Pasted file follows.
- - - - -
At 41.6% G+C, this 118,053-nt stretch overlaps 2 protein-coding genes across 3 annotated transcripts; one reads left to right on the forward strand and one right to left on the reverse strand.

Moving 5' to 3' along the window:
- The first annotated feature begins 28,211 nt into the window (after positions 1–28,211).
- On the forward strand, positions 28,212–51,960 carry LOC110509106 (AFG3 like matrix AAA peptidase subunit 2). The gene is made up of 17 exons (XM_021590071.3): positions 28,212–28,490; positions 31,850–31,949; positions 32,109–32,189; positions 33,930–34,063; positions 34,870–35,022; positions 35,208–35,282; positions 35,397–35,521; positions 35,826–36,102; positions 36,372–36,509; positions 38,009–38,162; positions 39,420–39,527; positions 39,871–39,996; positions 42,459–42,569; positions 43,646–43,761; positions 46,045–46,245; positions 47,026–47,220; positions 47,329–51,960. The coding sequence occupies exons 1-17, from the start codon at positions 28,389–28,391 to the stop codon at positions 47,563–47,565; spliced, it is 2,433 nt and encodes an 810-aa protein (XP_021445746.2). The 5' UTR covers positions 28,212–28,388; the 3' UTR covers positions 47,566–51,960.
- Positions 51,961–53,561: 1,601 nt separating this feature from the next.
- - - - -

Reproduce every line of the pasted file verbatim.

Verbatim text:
At 41.6% G+C, this 118,053-nt stretch overlaps 2 protein-coding genes across 3 annotated transcripts; one reads left to right on the forward strand and one right to left on the reverse strand.

Moving 5' to 3' along the window:
- The first annotated feature begins 28,211 nt into the window (after positions 1–28,211).
- On the forward strand, positions 28,212–51,960 carry LOC110509106 (AFG3 like matrix AAA peptidase subunit 2). The gene is made up of 17 exons (XM_021590071.3): positions 28,212–28,490; positions 31,850–31,949; positions 32,109–32,189; positions 33,930–34,063; positions 34,870–35,022; positions 35,208–35,282; positions 35,397–35,521; positions 35,826–36,102; positions 36,372–36,509; positions 38,009–38,162; positions 39,420–39,527; positions 39,871–39,996; positions 42,459–42,569; positions 43,646–43,761; positions 46,045–46,245; positions 47,026–47,220; positions 47,329–51,960. The coding sequence occupies exons 1-17, from the start codon at positions 28,389–28,391 to the stop codon at positions 47,563–47,565; spliced, it is 2,433 nt and encodes an 810-aa protein (XP_021445746.2). The 5' UTR covers positions 28,212–28,388; the 3' UTR covers positions 47,566–51,960.
- Positions 51,961–53,561: 1,601 nt separating this feature from the next.